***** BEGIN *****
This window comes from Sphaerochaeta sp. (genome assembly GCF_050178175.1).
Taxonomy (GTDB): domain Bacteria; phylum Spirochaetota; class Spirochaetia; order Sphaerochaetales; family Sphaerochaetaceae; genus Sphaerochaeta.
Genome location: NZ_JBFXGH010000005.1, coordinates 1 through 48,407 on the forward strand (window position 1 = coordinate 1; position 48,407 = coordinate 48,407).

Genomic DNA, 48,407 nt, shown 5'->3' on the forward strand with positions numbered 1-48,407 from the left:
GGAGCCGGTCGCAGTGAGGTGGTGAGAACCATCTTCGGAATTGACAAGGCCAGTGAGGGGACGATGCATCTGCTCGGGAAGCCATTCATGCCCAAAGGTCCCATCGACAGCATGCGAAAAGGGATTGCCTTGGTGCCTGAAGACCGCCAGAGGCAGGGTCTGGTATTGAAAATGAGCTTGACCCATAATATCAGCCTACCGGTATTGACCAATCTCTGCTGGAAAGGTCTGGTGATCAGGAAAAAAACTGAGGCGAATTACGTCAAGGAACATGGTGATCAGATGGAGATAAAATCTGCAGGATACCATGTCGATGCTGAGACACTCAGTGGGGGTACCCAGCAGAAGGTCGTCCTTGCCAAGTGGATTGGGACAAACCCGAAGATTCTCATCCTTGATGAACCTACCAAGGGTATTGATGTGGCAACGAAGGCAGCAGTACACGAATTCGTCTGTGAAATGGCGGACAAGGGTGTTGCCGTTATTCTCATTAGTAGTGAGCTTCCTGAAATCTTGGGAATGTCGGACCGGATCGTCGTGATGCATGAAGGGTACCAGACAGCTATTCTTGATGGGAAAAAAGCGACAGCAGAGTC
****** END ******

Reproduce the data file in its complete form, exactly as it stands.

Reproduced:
This window comes from Sphaerochaeta sp. (genome assembly GCF_050178175.1).
Taxonomy (GTDB): domain Bacteria; phylum Spirochaetota; class Spirochaetia; order Sphaerochaetales; family Sphaerochaetaceae; genus Sphaerochaeta.
Genome location: NZ_JBFXGH010000005.1, coordinates 1 through 48,407 on the forward strand (window position 1 = coordinate 1; position 48,407 = coordinate 48,407).

Genomic DNA, 48,407 nt, shown 5'->3' on the forward strand with positions numbered 1-48,407 from the left:
GGAGCCGGTCGCAGTGAGGTGGTGAGAACCATCTTCGGAATTGACAAGGCCAGTGAGGGGACGATGCATCTGCTCGGGAAGCCATTCATGCCCAAAGGTCCCATCGACAGCATGCGAAAAGGGATTGCCTTGGTGCCTGAAGACCGCCAGAGGCAGGGTCTGGTATTGAAAATGAGCTTGACCCATAATATCAGCCTACCGGTATTGACCAATCTCTGCTGGAAAGGTCTGGTGATCAGGAAAAAAACTGAGGCGAATTACGTCAAGGAACATGGTGATCAGATGGAGATAAAATCTGCAGGATACCATGTCGATGCTGAGACACTCAGTGGGGGTACCCAGCAGAAGGTCGTCCTTGCCAAGTGGATTGGGACAAACCCGAAGATTCTCATCCTTGATGAACCTACCAAGGGTATTGATGTGGCAACGAAGGCAGCAGTACACGAATTCGTCTGTGAAATGGCGGACAAGGGTGTTGCCGTTATTCTCATTAGTAGTGAGCTTCCTGAAATCTTGGGAATGTCGGACCGGATCGTCGTGATGCATGAAGGGTACCAGACAGCTATTCTTGATGGGAAAAAAGCGACAGCAGAGTC